“The first year our biggest picking was 1000 in a morning, but a good picker can pick about 1000 flowers per hour.”
After the saffron is harvested it is placed in a dehydrator to dry it out for about 90 minutes – 45 minutes on a high temperature and then the rest on a lower temperature, and then it is ready for you to simply put in a jar.
The saffron will last for many years, however, over time the potency of the spice and colour diminishes.
Saffron contains several plant-derived chemical compounds that are known to have anti-oxidant, disease preventing, and health promoting properties.
Antioxidants that help protect the human body from oxidantinduced stress, cancers, infections and acts as immune modulators has been linked to the spice.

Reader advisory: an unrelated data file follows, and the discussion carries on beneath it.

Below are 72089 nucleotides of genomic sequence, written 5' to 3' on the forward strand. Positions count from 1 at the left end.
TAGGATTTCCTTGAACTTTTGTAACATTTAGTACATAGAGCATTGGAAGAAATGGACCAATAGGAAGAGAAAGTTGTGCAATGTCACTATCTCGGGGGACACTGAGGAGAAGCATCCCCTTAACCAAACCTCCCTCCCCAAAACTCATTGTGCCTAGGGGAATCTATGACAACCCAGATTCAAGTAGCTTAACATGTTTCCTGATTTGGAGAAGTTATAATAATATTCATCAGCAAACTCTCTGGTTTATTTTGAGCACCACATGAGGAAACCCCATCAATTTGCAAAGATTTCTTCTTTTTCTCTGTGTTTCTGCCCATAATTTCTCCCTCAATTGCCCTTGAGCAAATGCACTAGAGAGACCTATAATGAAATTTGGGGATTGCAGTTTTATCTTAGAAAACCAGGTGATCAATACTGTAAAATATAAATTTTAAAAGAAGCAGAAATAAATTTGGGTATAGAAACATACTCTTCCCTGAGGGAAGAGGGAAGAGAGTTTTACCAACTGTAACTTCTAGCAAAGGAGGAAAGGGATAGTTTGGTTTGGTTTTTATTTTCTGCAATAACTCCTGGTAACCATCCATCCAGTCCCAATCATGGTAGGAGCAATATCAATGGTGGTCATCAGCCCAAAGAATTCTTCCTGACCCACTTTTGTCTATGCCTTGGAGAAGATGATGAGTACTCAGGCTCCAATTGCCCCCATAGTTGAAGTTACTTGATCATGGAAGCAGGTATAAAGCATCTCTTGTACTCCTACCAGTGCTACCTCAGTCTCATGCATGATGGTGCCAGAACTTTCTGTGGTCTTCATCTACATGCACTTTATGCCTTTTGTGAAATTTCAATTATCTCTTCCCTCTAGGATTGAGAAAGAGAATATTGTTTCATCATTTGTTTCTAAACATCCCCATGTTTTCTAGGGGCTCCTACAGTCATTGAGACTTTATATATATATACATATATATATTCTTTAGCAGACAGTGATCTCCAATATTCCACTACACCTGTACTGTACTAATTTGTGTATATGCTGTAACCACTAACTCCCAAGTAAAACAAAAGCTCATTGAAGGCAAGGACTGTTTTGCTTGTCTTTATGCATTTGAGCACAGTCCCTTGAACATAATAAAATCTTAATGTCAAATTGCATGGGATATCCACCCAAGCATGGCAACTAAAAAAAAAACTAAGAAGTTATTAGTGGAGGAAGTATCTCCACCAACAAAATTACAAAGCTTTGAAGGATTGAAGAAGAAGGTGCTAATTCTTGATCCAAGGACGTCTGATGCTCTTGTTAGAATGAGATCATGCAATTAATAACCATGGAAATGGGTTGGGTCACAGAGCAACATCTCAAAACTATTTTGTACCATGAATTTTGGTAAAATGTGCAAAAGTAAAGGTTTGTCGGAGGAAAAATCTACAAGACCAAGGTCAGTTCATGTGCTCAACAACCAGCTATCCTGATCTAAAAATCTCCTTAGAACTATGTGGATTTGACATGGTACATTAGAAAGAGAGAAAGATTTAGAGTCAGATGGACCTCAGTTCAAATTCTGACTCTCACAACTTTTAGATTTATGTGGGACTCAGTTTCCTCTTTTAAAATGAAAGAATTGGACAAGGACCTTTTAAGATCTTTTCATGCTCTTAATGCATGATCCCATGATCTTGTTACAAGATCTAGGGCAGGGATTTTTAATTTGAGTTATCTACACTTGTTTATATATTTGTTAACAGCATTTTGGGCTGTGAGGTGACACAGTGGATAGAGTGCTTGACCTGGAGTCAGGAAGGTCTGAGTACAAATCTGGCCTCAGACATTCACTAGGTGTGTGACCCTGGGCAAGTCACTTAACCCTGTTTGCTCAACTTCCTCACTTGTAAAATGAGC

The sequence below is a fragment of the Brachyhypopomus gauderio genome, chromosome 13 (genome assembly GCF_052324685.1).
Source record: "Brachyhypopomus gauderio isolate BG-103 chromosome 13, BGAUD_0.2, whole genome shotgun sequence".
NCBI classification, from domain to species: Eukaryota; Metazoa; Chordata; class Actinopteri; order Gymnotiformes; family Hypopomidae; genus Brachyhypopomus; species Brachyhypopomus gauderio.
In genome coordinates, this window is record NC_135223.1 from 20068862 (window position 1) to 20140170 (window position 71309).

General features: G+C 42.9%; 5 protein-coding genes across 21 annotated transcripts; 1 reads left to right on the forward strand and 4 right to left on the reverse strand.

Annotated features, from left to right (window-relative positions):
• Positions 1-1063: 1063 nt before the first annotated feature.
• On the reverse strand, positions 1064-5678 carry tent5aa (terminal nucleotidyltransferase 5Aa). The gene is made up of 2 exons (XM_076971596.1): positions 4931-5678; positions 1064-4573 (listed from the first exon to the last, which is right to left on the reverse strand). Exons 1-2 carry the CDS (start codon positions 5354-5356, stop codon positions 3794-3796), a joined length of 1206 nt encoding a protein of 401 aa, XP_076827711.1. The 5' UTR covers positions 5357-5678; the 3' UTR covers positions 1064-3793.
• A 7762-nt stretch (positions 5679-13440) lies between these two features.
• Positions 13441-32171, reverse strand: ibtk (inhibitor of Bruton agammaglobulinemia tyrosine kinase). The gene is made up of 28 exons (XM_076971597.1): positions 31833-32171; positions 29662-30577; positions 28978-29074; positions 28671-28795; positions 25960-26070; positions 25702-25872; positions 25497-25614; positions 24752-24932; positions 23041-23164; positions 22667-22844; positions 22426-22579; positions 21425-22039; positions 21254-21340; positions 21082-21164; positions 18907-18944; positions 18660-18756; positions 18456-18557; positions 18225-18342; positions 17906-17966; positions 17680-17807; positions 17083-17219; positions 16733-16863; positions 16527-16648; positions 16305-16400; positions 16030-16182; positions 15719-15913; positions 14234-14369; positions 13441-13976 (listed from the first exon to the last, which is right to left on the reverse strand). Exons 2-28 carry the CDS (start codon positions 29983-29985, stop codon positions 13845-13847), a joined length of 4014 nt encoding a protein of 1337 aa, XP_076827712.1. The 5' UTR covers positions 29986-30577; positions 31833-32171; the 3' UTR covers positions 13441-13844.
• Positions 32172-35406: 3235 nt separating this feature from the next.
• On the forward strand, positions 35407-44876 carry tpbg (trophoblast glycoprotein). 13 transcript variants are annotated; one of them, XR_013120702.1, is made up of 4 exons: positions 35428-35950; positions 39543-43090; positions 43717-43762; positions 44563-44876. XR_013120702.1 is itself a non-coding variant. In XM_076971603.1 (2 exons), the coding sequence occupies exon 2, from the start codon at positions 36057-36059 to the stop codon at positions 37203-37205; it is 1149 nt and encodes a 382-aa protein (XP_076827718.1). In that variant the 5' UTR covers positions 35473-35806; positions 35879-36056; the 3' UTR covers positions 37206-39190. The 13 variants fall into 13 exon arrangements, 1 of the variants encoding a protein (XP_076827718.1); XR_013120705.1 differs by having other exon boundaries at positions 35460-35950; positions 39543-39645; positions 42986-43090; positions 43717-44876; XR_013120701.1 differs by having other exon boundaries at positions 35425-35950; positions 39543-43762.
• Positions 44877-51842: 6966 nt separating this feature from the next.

This novel spice offers a good source of minerals like copper, potassium, calcium, manganese, iron, selenium, zinc and magnesium. Additionally, it is also rich in many vital vitamins, including vitamin A, folic acid, riboflavin, niacin, vitamin-c that is essential for optimum health.
Brian and Shirley sell their saffron direct to consumers, at Wangaratta Farmers Market, Wodonga Farmers Market at Hovell Tree Park in Albury, Benalla Lakeside Craft and Farmers’ Market, and the Yarrawonga Rotary Market.
The couple manage to produce enough saffron to sell at the farmers’ markets they frequent - the stunning golden yellow colour and hay-like fragrance spice fetching $10 per 100 milligrams.
“We have enough to get us through the farmers markets that we do, but not really enough to sell online or to restaurants in Melbourne or anything like that,” Shirley said.